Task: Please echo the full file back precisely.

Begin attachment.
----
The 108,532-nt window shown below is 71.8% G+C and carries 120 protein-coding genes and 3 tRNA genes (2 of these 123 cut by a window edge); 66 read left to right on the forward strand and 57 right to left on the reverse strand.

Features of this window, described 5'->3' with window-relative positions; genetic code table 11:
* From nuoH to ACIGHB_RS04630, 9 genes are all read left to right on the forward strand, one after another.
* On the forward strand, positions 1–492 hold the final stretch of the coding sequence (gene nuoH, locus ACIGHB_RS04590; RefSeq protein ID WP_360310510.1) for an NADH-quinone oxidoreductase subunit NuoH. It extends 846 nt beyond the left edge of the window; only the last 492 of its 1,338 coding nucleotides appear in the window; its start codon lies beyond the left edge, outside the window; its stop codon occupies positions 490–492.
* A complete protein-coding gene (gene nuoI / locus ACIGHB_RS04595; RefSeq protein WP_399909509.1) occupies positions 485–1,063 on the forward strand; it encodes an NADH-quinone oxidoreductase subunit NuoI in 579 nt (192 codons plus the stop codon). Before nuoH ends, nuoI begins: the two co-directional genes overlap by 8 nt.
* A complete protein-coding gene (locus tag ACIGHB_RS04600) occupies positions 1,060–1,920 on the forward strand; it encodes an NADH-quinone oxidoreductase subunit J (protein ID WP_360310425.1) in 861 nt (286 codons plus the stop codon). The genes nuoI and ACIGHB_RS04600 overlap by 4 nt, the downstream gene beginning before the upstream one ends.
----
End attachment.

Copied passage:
The 108,532-nt window shown below is 71.8% G+C and carries 120 protein-coding genes and 3 tRNA genes (2 of these 123 cut by a window edge); 66 read left to right on the forward strand and 57 right to left on the reverse strand.

Features of this window, described 5'->3' with window-relative positions; genetic code table 11:
* From nuoH to ACIGHB_RS04630, 9 genes are all read left to right on the forward strand, one after another.
* On the forward strand, positions 1–492 hold the final stretch of the coding sequence (gene nuoH, locus ACIGHB_RS04590; RefSeq protein ID WP_360310510.1) for an NADH-quinone oxidoreductase subunit NuoH. It extends 846 nt beyond the left edge of the window; only the last 492 of its 1,338 coding nucleotides appear in the window; its start codon lies beyond the left edge, outside the window; its stop codon occupies positions 490–492.
* A complete protein-coding gene (gene nuoI / locus ACIGHB_RS04595; RefSeq protein WP_399909509.1) occupies positions 485–1,063 on the forward strand; it encodes an NADH-quinone oxidoreductase subunit NuoI in 579 nt (192 codons plus the stop codon). Before nuoH ends, nuoI begins: the two co-directional genes overlap by 8 nt.
* A complete protein-coding gene (locus tag ACIGHB_RS04600) occupies positions 1,060–1,920 on the forward strand; it encodes an NADH-quinone oxidoreductase subunit J (protein ID WP_360310425.1) in 861 nt (286 codons plus the stop codon). The genes nuoI and ACIGHB_RS04600 overlap by 4 nt, the downstream gene beginning before the upstream one ends.